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Tevin Farmer looks forward to life as a titleholder after Ogawa fight

Photo by Amanda Westcott
08
Dec

It’s cliche to suggest that a fighter defied the odds to put themselves in position to win a world title, but in Tevin Farmer’s case, it’s true. And on Saturday night at the Mandalay Bay in Las Vegas, he’ll face Kenichi Ogawa for a vacant 130-pound title.

You’d be hard-pressed to name a boxer who was born with a silver spoon in their mouth. Struggle and hardship has been a part of boxing’s fabric for as long as the sport has existed. But what you don’t often hear about is a fighter on the verge of obscurity pulling themselves up by the bootstraps and taking control of their career. That’s exactly what Tevin Farmer did.

Oh, he’s faced his fair share of adversity in 2017. But we’ll get there shortly.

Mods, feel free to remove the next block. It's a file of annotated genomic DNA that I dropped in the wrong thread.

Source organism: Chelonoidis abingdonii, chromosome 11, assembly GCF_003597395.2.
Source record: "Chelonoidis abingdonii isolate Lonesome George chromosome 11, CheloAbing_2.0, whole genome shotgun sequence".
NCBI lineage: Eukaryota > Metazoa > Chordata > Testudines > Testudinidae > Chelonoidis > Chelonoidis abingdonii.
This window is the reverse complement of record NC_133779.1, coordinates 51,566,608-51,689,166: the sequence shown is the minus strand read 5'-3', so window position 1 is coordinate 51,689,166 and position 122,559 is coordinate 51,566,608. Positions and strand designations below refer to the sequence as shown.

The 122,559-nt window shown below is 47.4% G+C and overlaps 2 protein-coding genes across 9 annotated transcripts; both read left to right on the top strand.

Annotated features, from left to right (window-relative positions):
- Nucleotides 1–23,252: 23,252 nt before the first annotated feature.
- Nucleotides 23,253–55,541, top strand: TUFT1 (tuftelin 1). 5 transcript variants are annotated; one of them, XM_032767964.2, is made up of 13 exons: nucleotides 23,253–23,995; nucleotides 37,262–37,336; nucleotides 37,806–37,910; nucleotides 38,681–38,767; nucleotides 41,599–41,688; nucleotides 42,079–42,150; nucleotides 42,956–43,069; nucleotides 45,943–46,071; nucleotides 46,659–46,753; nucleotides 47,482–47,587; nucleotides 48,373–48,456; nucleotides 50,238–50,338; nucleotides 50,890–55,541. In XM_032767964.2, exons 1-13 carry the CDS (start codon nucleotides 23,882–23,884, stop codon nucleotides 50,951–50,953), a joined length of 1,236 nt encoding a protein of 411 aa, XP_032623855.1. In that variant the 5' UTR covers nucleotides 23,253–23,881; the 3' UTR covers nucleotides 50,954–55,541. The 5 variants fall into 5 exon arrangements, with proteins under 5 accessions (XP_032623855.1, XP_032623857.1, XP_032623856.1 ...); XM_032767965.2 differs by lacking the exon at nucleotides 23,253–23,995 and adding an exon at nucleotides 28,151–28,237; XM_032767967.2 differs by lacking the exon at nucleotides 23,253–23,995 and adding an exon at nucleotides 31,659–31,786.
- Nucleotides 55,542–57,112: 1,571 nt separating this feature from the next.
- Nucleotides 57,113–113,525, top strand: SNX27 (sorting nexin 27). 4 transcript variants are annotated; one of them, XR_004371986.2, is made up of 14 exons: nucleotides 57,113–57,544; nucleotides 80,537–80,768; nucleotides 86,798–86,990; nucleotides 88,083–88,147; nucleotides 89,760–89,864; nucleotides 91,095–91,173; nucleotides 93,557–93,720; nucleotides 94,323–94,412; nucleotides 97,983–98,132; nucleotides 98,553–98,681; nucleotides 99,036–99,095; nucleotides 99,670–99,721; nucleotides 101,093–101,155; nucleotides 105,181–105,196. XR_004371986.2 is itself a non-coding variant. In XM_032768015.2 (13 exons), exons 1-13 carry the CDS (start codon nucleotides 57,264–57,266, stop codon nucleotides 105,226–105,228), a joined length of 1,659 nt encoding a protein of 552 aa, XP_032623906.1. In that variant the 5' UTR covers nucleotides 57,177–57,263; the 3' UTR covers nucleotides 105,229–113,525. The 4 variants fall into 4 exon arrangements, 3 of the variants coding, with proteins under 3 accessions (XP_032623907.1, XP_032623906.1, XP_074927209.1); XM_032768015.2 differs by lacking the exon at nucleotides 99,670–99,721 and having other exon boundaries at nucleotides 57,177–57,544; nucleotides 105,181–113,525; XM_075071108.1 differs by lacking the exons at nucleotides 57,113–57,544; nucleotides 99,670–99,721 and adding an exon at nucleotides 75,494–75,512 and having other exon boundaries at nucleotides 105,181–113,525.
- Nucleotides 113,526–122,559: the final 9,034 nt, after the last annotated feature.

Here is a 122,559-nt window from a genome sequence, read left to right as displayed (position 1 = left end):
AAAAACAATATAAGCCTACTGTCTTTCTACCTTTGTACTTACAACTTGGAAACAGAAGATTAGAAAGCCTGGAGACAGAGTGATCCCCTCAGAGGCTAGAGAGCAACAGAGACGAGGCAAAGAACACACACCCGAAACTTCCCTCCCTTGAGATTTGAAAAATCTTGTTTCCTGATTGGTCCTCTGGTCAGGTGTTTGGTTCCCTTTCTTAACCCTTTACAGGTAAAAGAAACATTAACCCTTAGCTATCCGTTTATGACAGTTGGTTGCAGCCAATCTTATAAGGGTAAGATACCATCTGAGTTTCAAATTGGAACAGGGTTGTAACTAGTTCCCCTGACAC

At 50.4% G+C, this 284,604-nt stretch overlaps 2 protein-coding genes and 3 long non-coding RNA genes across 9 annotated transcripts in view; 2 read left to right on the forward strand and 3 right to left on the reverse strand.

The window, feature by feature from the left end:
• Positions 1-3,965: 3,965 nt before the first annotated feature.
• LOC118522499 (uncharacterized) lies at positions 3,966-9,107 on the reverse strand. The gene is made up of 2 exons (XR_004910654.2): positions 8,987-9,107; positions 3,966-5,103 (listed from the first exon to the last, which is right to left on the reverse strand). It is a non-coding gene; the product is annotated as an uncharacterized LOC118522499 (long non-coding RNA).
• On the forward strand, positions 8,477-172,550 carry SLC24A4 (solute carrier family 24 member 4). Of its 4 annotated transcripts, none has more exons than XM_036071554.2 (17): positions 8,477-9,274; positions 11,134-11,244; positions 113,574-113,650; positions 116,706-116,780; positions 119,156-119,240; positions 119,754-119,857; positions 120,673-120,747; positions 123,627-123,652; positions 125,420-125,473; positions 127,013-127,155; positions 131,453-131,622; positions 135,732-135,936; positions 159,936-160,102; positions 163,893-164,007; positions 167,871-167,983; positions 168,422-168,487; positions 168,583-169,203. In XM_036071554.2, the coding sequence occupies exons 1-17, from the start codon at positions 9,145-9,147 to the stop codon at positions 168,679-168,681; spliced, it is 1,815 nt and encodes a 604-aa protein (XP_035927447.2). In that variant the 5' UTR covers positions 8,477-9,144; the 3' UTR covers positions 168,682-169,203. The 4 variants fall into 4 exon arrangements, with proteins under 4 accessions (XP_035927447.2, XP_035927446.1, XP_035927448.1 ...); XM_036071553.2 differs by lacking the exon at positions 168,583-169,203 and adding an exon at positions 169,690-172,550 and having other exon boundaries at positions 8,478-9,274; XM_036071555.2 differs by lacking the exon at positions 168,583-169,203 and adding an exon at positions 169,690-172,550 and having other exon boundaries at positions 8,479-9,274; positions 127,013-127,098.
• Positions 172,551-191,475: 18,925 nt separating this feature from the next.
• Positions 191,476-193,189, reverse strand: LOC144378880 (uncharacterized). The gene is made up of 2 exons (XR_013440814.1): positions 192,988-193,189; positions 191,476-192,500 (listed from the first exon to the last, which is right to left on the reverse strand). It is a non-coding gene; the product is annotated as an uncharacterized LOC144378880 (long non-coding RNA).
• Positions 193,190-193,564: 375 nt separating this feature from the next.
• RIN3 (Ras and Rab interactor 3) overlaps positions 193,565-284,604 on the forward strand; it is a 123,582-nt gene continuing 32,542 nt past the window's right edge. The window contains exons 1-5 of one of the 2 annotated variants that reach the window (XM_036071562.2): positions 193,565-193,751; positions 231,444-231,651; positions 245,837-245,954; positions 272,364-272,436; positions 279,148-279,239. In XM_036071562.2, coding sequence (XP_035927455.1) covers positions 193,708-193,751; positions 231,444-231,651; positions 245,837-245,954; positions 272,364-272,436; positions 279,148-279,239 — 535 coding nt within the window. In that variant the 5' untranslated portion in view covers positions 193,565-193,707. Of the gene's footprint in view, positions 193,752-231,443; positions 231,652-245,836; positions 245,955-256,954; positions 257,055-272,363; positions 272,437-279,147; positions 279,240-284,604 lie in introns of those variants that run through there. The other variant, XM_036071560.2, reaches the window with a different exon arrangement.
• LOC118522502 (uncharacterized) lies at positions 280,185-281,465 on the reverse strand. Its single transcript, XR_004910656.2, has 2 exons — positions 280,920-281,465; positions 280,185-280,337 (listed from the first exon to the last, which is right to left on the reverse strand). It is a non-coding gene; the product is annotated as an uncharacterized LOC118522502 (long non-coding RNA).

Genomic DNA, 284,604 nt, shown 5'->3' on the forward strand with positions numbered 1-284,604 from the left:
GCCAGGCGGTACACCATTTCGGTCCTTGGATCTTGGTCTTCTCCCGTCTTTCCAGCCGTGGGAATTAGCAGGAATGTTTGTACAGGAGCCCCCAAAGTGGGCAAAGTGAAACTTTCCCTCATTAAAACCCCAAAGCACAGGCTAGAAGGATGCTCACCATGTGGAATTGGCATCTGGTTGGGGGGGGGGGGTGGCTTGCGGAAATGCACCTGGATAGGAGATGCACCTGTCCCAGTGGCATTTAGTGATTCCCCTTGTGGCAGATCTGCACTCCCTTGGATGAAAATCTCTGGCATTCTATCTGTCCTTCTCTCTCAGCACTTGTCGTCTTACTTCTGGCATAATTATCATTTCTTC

The product of Philadelphia had never tried boxing before accompanying his brother to a gym at the age of 19. Even then, he admits he didn’t take it seriously. But he turned pro after only two years of training and was stopped in his professional debut in 2011. After losing by TKO to Jose Pedraza in 2012, Farmer’s record was an unspectacular 7-4-1. In a sport that still overvalues an undefeated record, Farmer’s future in the sport looked rather bleak. But rather than pack it in, Farmer decided to reinvent himself and put his all into boxing.



“I wasn’t ever serious,” Farmer tells RingTV about his early days in boxing. “I’d go to the gym a couple of days and then miss ten days. But after losing to Pedraza, it all began to click.”

Farmer rededicated himself to his craft. He brought together the training team of Raul “Chino” Rivas, Nicholas Rosario, Reginald Lloyd and Anthony Rodriguez to fine tune his natural athletic ability. He also hired a manager to help with his business moves. Since the Pedraza loss, Farmer has won 18 fights in a row and clawed his way into title contention. Looking back, he’s fortunate that the sport didn’t turn its back on a 7-4-1 fighter. With a record that currently sits at 25-4-1 (5 knockouts), Farmer wants to prove that his record means nothing in the grand scheme of things.